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April 15, 2013

Youth Introduced to Sailing at SSP

“Put yer backs into it, ye scurvy urchins!” The Seaward crew instructed Bay Area youth on how to raise sail aboard the schooner.

latitude/John A.
© Latitude 38 Media, LLC

There was more going on at Strictly Sail Pacific this weekend than just sailors looking for good deals on gear and boats. The industry organization, in cooperation with the America’s Cup Event Authority, introduced dozens of Bay Area school kids to our favorite sport at the show. 

Genny Tulloch, representing ACEA, and American Youth Sailing Force team members talked to the kids about the America’s Cup before everyone tromped down to the docks for boat tours and some fun learning — a few lucky kids even got to go sailing with members of Encinal YC’s high school sailing team. 

ACEA’s Genny Tulloch and AYSF team members answered many questions about sailing and the America’s Cup.

latitude/John A.
© Latitude 38 Media, LLC

"Is it scary to tip over?" asked one curious kid. "What about Great White sharks?" wondered another. Volunteers and team members aboard former AC boat USA 76, the schooner Seaward and the Wylie 65 ocean research vessel Derek M. Baylis answered all their questions while educating them about sailing and the ocean.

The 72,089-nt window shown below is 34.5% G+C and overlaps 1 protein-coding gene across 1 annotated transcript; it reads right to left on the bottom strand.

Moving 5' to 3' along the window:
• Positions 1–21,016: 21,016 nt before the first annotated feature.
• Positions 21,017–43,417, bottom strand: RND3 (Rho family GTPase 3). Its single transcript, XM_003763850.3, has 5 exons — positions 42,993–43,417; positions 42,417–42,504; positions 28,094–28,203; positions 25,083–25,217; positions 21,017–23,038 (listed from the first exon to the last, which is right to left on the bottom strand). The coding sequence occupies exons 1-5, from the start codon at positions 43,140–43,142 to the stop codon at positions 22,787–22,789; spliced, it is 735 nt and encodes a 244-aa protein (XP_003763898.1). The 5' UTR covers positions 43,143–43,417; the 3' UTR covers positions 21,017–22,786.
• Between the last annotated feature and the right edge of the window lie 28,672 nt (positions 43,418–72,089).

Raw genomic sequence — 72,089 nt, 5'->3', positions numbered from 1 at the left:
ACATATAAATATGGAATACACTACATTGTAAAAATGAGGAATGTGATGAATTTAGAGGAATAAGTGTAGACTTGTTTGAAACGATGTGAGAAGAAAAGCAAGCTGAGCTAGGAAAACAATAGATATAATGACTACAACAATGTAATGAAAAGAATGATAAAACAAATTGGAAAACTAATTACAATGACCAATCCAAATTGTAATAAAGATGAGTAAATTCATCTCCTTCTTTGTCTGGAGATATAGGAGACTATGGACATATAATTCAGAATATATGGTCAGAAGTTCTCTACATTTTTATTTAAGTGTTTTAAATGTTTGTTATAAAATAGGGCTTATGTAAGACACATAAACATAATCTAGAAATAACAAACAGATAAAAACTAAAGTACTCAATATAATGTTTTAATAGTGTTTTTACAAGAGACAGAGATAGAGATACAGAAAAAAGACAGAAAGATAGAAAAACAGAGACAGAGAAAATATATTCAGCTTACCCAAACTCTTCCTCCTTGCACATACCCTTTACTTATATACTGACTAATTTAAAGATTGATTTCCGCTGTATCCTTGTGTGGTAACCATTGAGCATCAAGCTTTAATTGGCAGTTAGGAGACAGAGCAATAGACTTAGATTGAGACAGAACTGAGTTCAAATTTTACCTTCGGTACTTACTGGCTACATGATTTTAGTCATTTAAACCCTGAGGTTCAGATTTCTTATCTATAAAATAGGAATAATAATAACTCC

Julia Kernitz was one of many volunteer educators for the youth outreach program.

© Capt. Thomas Perry

In the months leading up to the America’s Cup, and the ACEA will work together to provide more sailing outreach opportunities for Bay Area youth so stay tuned. 

Looking Back on Low Speed Chase Tragedy

One year after the tragic Low Speed Chase incident during the Full Crew Farallones Race, in which five sailors died, survivor Bryan Chong reflects on that horrific event and the lessons he has taken from it:

"There’s nothing in life more absolutely devastating than the loss of a loved one. It creates a sudden vacancy once occupied by a meaningful connection, awakens us to our own mortality, and forces us to evaluate who we are, what we’ve done and where we’re headed. For the family, friends and survivors, the April 14, 2012 Low Speed Chase accident at the Farallones changed our lives forever.

Farallones researcher Sophie Webb captured this eerie image of the stricken sloop while rescue operations were in progress.